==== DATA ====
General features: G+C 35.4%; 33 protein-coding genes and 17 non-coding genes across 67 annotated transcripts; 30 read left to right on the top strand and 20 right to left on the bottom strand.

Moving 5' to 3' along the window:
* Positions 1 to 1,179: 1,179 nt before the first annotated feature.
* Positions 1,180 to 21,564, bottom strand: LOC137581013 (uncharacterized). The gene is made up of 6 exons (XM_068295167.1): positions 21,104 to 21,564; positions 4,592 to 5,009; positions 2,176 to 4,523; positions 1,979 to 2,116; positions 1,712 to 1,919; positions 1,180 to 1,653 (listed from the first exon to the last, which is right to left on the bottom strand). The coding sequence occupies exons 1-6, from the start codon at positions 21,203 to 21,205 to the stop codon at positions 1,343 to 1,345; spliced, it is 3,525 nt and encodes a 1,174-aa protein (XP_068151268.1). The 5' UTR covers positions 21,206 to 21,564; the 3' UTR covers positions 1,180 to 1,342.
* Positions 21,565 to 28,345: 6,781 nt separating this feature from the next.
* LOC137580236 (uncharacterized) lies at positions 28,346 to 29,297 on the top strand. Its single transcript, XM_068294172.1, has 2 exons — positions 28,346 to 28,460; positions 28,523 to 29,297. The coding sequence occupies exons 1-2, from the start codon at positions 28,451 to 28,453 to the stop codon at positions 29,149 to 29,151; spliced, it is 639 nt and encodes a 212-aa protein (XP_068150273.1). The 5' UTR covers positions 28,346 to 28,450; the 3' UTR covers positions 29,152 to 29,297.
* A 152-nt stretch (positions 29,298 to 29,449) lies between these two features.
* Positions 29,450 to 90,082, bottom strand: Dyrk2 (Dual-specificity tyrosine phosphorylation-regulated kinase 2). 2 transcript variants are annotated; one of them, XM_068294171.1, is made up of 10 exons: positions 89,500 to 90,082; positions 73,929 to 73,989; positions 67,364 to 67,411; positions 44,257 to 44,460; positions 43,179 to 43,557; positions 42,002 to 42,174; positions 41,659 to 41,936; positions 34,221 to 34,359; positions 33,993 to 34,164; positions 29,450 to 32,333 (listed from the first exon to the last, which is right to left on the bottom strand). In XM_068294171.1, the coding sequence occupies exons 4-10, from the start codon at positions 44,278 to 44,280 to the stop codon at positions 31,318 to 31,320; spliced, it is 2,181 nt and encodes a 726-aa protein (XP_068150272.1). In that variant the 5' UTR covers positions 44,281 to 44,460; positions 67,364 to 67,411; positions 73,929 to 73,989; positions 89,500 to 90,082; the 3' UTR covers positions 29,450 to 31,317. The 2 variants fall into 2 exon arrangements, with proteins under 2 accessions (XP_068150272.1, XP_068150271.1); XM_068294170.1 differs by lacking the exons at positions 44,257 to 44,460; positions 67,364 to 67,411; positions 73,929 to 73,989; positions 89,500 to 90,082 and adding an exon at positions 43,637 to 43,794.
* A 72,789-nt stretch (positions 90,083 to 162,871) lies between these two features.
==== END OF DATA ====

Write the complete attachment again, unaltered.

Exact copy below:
General features: G+C 35.4%; 33 protein-coding genes and 17 non-coding genes across 67 annotated transcripts; 30 read left to right on the top strand and 20 right to left on the bottom strand.

Moving 5' to 3' along the window:
* Positions 1 to 1,179: 1,179 nt before the first annotated feature.
* Positions 1,180 to 21,564, bottom strand: LOC137581013 (uncharacterized). The gene is made up of 6 exons (XM_068295167.1): positions 21,104 to 21,564; positions 4,592 to 5,009; positions 2,176 to 4,523; positions 1,979 to 2,116; positions 1,712 to 1,919; positions 1,180 to 1,653 (listed from the first exon to the last, which is right to left on the bottom strand). The coding sequence occupies exons 1-6, from the start codon at positions 21,203 to 21,205 to the stop codon at positions 1,343 to 1,345; spliced, it is 3,525 nt and encodes a 1,174-aa protein (XP_068151268.1). The 5' UTR covers positions 21,206 to 21,564; the 3' UTR covers positions 1,180 to 1,342.
* Positions 21,565 to 28,345: 6,781 nt separating this feature from the next.
* LOC137580236 (uncharacterized) lies at positions 28,346 to 29,297 on the top strand. Its single transcript, XM_068294172.1, has 2 exons — positions 28,346 to 28,460; positions 28,523 to 29,297. The coding sequence occupies exons 1-2, from the start codon at positions 28,451 to 28,453 to the stop codon at positions 29,149 to 29,151; spliced, it is 639 nt and encodes a 212-aa protein (XP_068150273.1). The 5' UTR covers positions 28,346 to 28,450; the 3' UTR covers positions 29,152 to 29,297.
* A 152-nt stretch (positions 29,298 to 29,449) lies between these two features.
* Positions 29,450 to 90,082, bottom strand: Dyrk2 (Dual-specificity tyrosine phosphorylation-regulated kinase 2). 2 transcript variants are annotated; one of them, XM_068294171.1, is made up of 10 exons: positions 89,500 to 90,082; positions 73,929 to 73,989; positions 67,364 to 67,411; positions 44,257 to 44,460; positions 43,179 to 43,557; positions 42,002 to 42,174; positions 41,659 to 41,936; positions 34,221 to 34,359; positions 33,993 to 34,164; positions 29,450 to 32,333 (listed from the first exon to the last, which is right to left on the bottom strand). In XM_068294171.1, the coding sequence occupies exons 4-10, from the start codon at positions 44,278 to 44,280 to the stop codon at positions 31,318 to 31,320; spliced, it is 2,181 nt and encodes a 726-aa protein (XP_068150272.1). In that variant the 5' UTR covers positions 44,281 to 44,460; positions 67,364 to 67,411; positions 73,929 to 73,989; positions 89,500 to 90,082; the 3' UTR covers positions 29,450 to 31,317. The 2 variants fall into 2 exon arrangements, with proteins under 2 accessions (XP_068150272.1, XP_068150271.1); XM_068294170.1 differs by lacking the exons at positions 44,257 to 44,460; positions 67,364 to 67,411; positions 73,929 to 73,989; positions 89,500 to 90,082 and adding an exon at positions 43,637 to 43,794.
* A 72,789-nt stretch (positions 90,083 to 162,871) lies between these two features.